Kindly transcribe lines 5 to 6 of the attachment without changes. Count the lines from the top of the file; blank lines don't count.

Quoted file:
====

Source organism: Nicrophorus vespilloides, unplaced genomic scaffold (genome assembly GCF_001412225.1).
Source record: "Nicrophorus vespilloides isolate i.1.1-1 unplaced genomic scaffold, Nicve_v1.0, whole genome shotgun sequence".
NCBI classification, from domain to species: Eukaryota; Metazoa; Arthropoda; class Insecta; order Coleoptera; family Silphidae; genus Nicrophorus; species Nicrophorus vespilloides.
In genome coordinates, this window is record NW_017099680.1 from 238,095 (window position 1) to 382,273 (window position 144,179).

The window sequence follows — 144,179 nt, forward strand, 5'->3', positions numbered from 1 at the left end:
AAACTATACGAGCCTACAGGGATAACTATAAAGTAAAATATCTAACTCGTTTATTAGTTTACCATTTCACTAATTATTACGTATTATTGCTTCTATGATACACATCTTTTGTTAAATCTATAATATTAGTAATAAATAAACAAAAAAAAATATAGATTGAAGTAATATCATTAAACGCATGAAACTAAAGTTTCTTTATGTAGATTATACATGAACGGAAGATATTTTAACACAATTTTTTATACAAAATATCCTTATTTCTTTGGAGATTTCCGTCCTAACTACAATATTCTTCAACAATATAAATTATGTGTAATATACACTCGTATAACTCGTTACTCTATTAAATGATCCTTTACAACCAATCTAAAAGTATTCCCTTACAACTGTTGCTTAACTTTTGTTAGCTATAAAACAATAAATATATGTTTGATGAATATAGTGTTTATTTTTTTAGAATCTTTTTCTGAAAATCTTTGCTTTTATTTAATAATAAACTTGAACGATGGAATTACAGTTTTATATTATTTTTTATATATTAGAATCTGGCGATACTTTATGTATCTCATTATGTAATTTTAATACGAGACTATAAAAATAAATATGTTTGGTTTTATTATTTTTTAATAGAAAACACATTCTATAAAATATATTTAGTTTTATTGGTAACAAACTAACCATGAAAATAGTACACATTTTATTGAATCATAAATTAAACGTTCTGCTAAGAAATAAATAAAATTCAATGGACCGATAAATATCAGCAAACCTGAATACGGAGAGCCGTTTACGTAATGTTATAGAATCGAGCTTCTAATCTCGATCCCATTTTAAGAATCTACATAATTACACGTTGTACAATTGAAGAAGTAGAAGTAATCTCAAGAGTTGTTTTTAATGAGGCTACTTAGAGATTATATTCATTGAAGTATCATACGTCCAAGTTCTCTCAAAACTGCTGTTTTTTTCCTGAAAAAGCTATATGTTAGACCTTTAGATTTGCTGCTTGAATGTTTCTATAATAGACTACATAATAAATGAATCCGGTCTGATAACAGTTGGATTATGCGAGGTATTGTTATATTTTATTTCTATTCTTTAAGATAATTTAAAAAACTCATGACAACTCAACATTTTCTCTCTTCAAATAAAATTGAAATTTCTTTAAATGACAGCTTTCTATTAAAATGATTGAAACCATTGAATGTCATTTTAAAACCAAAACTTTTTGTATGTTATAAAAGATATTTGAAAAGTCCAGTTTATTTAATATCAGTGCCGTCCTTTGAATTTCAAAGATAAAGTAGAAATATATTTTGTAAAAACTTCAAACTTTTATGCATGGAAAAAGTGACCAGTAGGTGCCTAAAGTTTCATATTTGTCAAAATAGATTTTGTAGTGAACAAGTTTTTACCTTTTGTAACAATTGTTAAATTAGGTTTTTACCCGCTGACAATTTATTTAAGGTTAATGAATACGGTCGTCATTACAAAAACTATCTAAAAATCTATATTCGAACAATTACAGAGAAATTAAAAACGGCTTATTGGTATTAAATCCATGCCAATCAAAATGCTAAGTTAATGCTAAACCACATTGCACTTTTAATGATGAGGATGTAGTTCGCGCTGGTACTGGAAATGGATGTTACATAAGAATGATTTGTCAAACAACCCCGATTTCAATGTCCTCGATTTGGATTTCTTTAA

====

The window sequence follows — 144,179 nt, forward strand, 5'->3', positions numbered from 1 at the left end:
AAACTATACGAGCCTACAGGGATAACTATAAAGTAAAATATCTAACTCGTTTATTAGTTTACCATTTCACTAATTATTACGTATTATTGCTTCTATGATACACATCTTTTGTTAAATCTATAATATTAGTAATAAATAAACAAAAAAAAATATAGATTGAAGTAATATCATTAAACGCATGAAACTAAAGTTTCTTTATGTAGATTATACATGAACGGAAGATATTTTAACACAATTTTTTATACAAAATATCCTTATTTCTTTGGAGATTTCCGTCCTAACTACAATATTCTTCAACAATATAAATTATGTGTAATATACACTCGTATAACTCGTTACTCTATTAAATGATCCTTTACAACCAATCTAAAAGTATTCCCTTACAACTGTTGCTTAACTTTTGTTAGCTATAAAACAATAAATATATGTTTGATGAATATAGTGTTTATTTTTTTAGAATCTTTTTCTGAAAATCTTTGCTTTTATTTAATAATAAACTTGAACGATGGAATTACAGTTTTATATTATTTTTTATATATTAGAATCTGGCGATACTTTATGTATCTCATTATGTAATTTTAATACGAGACTATAAAAATAAATATGTTTGGTTTTATTATTTTTTAATAGAAAACACATTCTATAAAATATATTTAGTTTTATTGGTAACAAACTAACCATGAAAATAGTACACATTTTATTGAATCATAAATTAAACGTTCTGCTAAGAAATAAATAAAATTCAATGGACCGATAAATATCAGCAAACCTGAATACGGAGAGCCGTTTACGTAATGTTATAGAATCGAGCTTCTAATCTCGATCCCATTTTAAGAATCTACATAATTACACGTTGTACAATTGAAGAAGTAGAAGTAATCTCAAGAGTTGTTTTTAATGAGGCTACTTAGAGATTATATTCATTGAAGTATCATACGTCCAAGTTCTCTCAAAACTGCTGTTTTTTTCCTGAAAAAGCTATATGTTAGACCTTTAGATTTGCTGCTTGAATGTTTCTATAATAGACTACATAATAAATGAATCCGGTCTGATAACAGTTGGATTATGCGAGGTATTGTTATATTTTATTTCTATTCTTTAAGATAATTTAAAAAACTCATGACAACTCAACATTTTCTCTCTTCAAATAAAATTGAAATTTCTTTAAATGACAGCTTTCTATTAAAATGATTGAAACCATTGAATGTCATTTTAAAACCAAAACTTTTTGTATGTTATAAAAGATATTTGAAAAGTCCAGTTTATTTAATATCAGTGCCGTCCTTTGAATTTCAAAGATAAAGTAGAAATATATTTTGTAAAAACTTCAAACTTTTATGCATGGAAAAAGTGACCAGTAGGTGCCTAAAGTTTCATATTTGTCAAAATAGATTTTGTAGTGAACAAGTTTTTACCTTTTGTAACAATTGTTAAATTAGGTTTTTACCCGCTGACAATTTATTTAAGGTTAATGAATACGGTCGTCATTACAAAAACTATCTAAAAATCTATATTCGAACAATTACAGAGAAATTAAAAACGGCTTATTGGTATTAAATCCATGCCAATCAAAATGCTAAGTTAATGCTAAACCACATTGCACTTTTAATGATGAGGATGTAGTTCGCGCTGGTACTGGAAATGGATGTTACATAAGAATGATTTGTCAAACAACCCCGATTTCAATGTCCTCGATTTGGATTTCTTTAA